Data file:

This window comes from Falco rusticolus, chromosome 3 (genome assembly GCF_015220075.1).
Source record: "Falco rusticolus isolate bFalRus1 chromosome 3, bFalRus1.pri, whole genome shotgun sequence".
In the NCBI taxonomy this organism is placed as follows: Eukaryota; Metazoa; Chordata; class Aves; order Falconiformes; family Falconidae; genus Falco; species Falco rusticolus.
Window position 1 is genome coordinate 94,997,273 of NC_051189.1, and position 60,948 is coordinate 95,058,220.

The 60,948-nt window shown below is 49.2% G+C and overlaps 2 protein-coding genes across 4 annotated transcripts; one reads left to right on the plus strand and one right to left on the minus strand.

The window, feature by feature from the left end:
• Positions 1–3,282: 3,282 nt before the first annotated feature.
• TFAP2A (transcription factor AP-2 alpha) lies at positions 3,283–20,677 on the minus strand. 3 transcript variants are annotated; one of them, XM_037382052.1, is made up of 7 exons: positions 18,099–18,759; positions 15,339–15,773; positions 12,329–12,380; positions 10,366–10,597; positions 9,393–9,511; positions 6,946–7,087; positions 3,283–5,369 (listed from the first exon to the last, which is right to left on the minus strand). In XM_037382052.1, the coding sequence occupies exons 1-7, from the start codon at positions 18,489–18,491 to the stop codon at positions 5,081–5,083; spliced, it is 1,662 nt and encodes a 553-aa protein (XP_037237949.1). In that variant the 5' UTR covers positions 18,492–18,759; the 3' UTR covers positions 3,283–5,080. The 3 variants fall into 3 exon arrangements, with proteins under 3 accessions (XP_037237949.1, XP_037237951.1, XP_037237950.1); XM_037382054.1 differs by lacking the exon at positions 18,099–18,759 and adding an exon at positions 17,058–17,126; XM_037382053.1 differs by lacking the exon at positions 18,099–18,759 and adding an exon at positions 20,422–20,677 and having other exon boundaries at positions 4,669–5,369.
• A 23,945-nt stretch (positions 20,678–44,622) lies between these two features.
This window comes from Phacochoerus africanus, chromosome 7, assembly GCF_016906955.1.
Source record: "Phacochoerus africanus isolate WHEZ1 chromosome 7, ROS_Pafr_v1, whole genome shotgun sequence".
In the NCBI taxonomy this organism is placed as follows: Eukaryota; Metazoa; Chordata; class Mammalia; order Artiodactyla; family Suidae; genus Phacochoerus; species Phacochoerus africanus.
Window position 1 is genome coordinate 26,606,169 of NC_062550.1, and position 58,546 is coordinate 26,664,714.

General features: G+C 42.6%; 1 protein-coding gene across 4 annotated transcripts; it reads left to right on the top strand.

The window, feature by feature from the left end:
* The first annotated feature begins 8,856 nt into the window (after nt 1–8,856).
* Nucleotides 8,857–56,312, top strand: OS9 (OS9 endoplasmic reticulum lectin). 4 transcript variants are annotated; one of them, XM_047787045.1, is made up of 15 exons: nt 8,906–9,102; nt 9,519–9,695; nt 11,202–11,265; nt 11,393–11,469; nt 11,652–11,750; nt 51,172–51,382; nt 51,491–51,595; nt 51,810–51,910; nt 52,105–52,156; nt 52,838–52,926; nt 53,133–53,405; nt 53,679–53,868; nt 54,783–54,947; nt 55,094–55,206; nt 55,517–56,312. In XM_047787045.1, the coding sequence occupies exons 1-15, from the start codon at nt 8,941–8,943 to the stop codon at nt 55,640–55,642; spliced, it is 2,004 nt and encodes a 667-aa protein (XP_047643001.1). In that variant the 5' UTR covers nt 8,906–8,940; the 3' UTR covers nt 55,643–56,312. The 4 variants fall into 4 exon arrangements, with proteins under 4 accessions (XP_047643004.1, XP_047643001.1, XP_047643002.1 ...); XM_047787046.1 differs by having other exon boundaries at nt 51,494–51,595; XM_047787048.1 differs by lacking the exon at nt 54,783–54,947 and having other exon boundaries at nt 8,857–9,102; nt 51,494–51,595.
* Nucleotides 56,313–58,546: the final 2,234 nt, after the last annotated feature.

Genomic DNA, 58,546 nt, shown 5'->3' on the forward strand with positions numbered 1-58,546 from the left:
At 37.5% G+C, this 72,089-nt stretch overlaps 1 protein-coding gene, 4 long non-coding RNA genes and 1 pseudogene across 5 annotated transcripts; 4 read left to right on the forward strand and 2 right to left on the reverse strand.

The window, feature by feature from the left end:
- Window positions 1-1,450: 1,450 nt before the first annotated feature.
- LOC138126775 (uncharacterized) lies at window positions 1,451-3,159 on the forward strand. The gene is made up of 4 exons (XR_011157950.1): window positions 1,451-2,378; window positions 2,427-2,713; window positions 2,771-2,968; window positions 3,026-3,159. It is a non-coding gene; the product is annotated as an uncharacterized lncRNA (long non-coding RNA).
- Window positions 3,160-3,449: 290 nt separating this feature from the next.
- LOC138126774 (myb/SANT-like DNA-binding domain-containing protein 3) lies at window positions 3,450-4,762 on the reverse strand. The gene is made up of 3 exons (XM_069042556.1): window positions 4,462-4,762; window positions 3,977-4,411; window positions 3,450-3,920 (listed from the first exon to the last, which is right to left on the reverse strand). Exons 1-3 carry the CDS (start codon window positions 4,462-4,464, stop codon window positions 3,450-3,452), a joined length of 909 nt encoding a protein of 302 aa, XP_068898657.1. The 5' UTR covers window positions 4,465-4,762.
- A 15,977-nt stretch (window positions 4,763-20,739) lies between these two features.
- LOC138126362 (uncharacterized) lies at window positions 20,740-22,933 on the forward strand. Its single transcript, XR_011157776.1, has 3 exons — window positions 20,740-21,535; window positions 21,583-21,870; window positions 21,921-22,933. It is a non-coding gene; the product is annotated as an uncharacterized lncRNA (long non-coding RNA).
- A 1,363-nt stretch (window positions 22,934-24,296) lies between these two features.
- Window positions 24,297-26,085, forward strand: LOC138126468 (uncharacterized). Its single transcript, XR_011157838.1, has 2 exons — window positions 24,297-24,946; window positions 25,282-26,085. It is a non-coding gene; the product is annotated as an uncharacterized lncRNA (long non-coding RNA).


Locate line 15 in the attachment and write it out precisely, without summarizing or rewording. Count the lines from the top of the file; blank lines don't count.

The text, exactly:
The window, feature by feature from the left end: